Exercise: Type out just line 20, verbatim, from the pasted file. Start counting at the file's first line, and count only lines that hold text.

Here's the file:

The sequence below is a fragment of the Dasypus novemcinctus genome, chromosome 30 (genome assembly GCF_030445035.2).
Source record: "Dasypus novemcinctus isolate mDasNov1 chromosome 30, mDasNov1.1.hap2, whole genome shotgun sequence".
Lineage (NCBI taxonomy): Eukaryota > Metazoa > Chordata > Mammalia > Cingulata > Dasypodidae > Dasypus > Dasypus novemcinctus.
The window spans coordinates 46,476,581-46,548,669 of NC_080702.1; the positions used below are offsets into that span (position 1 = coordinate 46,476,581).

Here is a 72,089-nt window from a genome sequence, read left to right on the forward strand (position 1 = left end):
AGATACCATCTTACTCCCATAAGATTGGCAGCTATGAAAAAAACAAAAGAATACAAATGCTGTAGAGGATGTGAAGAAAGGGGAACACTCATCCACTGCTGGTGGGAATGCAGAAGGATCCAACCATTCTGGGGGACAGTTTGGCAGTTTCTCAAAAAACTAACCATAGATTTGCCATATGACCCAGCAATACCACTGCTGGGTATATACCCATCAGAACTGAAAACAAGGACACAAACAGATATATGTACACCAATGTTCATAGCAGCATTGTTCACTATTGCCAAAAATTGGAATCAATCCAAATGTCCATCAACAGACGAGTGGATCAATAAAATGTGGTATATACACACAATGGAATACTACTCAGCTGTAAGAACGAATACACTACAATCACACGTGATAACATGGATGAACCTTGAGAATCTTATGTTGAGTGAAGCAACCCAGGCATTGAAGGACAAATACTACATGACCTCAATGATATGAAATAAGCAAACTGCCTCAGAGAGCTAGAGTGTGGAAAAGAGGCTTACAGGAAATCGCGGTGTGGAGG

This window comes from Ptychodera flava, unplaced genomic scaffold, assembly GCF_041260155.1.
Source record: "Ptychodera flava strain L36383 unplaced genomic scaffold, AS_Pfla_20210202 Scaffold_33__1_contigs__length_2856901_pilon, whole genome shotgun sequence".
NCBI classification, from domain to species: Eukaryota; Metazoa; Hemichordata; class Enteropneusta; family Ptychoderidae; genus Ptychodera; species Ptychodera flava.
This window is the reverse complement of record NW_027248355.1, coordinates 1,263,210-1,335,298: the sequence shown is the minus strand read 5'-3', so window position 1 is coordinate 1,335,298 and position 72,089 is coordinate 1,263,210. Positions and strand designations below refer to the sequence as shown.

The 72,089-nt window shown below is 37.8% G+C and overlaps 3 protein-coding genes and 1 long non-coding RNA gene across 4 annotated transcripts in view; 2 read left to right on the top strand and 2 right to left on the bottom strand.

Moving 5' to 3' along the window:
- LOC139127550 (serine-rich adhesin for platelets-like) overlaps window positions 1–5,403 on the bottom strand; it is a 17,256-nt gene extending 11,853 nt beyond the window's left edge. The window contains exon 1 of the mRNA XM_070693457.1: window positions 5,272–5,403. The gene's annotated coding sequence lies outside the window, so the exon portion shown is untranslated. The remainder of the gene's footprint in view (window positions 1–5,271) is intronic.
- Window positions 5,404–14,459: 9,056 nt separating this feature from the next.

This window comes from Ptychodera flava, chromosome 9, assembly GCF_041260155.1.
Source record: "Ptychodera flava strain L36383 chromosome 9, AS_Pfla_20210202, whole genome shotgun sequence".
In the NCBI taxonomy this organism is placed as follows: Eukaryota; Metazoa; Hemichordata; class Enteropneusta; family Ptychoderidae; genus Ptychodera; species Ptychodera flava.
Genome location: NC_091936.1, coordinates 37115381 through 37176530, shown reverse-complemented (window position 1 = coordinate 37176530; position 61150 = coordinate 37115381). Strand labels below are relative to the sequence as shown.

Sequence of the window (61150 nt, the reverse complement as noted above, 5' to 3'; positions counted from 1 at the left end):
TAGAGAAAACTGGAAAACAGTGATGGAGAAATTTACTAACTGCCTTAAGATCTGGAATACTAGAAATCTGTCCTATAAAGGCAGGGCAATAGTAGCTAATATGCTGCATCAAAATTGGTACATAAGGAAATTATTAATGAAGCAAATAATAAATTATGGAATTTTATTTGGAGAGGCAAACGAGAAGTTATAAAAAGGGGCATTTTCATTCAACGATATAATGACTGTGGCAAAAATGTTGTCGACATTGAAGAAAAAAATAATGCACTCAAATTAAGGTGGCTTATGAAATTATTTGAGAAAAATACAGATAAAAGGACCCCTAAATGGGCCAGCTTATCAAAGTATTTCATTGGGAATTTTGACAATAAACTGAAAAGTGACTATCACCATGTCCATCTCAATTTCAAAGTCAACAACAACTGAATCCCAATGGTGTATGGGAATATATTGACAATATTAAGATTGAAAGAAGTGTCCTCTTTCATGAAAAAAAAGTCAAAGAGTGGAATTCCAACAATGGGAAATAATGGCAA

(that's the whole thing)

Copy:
TAGAGAAAACTGGAAAACAGTGATGGAGAAATTTACTAACTGCCTTAAGATCTGGAATACTAGAAATCTGTCCTATAAAGGCAGGGCAATAGTAGCTAATATGCTGCATCAAAATTGGTACATAAGGAAATTATTAATGAAGCAAATAATAAATTATGGAATTTTATTTGGAGAGGCAAACGAGAAGTTATAAAAAGGGGCATTTTCATTCAACGATATAATGACTGTGGCAAAAATGTTGTCGACATTGAAGAAAAAAATAATGCACTCAAATTAAGGTGGCTTATGAAATTATTTGAGAAAAATACAGATAAAAGGACCCCTAAATGGGCCAGCTTATCAAAGTATTTCATTGGGAATTTTGACAATAAACTGAAAAGTGACTATCACCATGTCCATCTCAATTTCAAAGTCAACAACAACTGAATCCCAATGGTGTATGGGAATATATTGACAATATTAAGATTGAAAGAAGTGTCCTCTTTCATGAAAAAAAAGTCAAAGAGTGGAATTCCAACAATGGGAAATAATGGCAA